World Weather, Inc. does not believe this is the start of another 1993 season with excessive rainfall and constant delays to fieldwork. Instead rainfall is expected to remain frequent and mostly well-timed for a while as temperatures trend a little warmer and the end result will “eventually” be better planting and crop development potential. The weather in early May is going to seem much like that of normal for early April, which means temperatures may bounce around quite a bit and crop development rates will be a little sluggish at times during the spring and early summer.
Record flooding is not expected in the upper U.S. Midwest or in the Red River Basin of the north this season, but a rather substantial amount of snow will be melting all at once making the first half of May a tough time for travel and field working opportunities. Many areas from the Red River Basin north northwest into a large portion of Canada’s Prairies will be facing similar flood threats, and this year’s wet and cool bias is bound to leave crops at least two to four weeks behind their usual development pace, and that may lead to a shortened growing season if autumn frost and freezes come normally or even a little earlier than usual.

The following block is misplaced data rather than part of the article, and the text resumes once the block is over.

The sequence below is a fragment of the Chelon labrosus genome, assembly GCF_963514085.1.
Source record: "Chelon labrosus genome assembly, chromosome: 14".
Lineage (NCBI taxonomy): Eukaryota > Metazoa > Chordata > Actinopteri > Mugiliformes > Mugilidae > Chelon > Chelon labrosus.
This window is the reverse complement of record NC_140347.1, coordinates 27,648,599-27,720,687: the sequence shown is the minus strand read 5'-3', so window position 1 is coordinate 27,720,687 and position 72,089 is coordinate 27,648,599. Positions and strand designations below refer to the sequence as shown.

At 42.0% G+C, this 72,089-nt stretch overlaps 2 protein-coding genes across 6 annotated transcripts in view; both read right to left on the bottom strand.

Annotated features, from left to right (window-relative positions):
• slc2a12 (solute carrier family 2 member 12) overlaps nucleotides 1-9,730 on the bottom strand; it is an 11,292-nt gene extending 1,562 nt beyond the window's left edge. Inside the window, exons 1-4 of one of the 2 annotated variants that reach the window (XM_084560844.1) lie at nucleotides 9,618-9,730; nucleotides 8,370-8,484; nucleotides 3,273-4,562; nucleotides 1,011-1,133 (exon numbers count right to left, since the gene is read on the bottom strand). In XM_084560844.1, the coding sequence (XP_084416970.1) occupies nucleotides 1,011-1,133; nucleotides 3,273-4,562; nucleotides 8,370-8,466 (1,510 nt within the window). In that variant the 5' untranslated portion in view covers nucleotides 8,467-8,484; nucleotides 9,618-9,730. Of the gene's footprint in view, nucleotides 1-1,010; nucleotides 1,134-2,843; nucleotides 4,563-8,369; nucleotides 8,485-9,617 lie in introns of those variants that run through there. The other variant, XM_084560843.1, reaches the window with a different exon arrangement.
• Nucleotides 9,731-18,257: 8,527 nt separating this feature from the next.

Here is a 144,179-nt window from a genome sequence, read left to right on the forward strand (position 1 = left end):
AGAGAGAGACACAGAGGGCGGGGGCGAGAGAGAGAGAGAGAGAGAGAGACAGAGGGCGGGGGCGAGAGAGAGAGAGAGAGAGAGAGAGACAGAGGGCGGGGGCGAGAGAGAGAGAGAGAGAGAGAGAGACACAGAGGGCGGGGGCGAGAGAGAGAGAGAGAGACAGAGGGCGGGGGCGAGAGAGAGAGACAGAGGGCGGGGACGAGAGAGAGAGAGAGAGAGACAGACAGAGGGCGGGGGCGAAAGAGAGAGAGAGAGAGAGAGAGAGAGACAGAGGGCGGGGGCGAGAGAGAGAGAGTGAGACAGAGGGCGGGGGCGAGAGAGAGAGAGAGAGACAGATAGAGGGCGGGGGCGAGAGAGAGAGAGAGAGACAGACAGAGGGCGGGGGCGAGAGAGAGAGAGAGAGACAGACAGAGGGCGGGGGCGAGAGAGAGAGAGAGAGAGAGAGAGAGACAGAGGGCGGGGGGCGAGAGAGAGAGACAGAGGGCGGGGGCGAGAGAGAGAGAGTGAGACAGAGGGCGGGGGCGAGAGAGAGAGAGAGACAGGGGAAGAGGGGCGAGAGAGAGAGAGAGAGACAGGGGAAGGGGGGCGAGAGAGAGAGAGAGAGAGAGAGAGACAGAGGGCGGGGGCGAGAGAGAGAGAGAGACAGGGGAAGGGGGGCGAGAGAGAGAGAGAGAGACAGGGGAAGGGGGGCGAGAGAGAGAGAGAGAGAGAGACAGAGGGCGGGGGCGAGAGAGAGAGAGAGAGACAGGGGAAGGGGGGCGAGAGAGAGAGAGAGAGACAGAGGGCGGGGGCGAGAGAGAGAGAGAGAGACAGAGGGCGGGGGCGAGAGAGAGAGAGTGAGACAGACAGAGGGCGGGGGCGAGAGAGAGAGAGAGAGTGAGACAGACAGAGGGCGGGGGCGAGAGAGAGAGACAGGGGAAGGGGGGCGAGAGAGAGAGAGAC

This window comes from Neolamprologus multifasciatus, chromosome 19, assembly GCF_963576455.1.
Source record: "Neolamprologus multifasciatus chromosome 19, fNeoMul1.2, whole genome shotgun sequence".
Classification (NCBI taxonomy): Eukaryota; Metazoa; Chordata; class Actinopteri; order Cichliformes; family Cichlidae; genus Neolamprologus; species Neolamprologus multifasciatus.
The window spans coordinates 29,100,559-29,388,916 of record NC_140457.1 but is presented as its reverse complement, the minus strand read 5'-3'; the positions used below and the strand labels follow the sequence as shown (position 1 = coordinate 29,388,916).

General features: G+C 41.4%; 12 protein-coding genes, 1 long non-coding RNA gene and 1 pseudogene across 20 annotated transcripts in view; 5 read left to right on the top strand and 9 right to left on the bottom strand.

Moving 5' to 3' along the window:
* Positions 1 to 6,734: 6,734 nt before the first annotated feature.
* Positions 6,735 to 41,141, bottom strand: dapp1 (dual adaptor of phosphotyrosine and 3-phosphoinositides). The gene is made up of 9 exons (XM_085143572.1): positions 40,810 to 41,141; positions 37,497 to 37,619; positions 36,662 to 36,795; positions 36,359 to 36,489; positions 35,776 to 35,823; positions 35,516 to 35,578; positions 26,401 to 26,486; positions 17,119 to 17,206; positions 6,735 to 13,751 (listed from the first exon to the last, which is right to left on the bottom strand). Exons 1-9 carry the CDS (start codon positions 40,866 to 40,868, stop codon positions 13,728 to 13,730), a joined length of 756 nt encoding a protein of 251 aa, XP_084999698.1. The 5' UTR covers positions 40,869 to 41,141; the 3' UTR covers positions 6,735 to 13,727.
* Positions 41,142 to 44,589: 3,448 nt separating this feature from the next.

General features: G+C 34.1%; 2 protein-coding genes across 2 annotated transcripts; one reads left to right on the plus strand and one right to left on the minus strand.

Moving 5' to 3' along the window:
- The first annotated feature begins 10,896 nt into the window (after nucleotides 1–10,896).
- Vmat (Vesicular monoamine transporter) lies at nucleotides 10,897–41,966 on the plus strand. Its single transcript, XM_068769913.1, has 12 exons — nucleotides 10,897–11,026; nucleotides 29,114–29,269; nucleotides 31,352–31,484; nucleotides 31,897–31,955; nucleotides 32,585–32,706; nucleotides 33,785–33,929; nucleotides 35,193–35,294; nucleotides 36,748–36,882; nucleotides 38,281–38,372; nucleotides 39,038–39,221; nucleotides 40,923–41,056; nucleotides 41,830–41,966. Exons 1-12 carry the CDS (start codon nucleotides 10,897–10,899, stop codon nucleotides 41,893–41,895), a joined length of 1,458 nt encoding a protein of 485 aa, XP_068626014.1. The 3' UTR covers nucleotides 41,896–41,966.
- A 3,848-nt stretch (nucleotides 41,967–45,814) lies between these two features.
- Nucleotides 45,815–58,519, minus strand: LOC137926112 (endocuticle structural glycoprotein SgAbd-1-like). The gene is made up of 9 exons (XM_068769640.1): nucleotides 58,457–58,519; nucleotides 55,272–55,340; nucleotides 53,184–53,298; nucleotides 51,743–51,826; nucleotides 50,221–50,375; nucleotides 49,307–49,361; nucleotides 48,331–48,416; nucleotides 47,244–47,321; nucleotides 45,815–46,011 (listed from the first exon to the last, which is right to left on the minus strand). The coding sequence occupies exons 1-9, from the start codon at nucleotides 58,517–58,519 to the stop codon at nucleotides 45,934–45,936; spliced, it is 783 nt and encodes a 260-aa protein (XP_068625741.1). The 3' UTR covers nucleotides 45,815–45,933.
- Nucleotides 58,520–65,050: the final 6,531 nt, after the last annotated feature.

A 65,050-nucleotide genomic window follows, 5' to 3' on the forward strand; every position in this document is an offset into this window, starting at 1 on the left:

Statistics from the past have suggested that corn planted in the U.S. Midwest in late April and May usually suffer a penalty of a few bushels per acre yield in some corn production areas. Some wheat, barley, corn, soybean and canola production along with some flax and chickpeas also may be negatively impacted in Canada and the north-central United States because of the slow start to the growing season and anticipated wet and cooler biased crop areas.
Needless to say, rain is not needed across the Midwest right now. The other part of the past week’s weather that was important was the constant cold weather that was present in western and northern parts of the region. The only warm conditions were in the lower Ohio River Basin and areas south into the Delta, Tennessee River Basin and southeastern states, which is why much of that region has a little better soil moisture than the heart of the Midwest. Some heavy rain was noted from southeastern Mississippi to southern Georgia and northern Florida where the ground also became too wet for a while last week.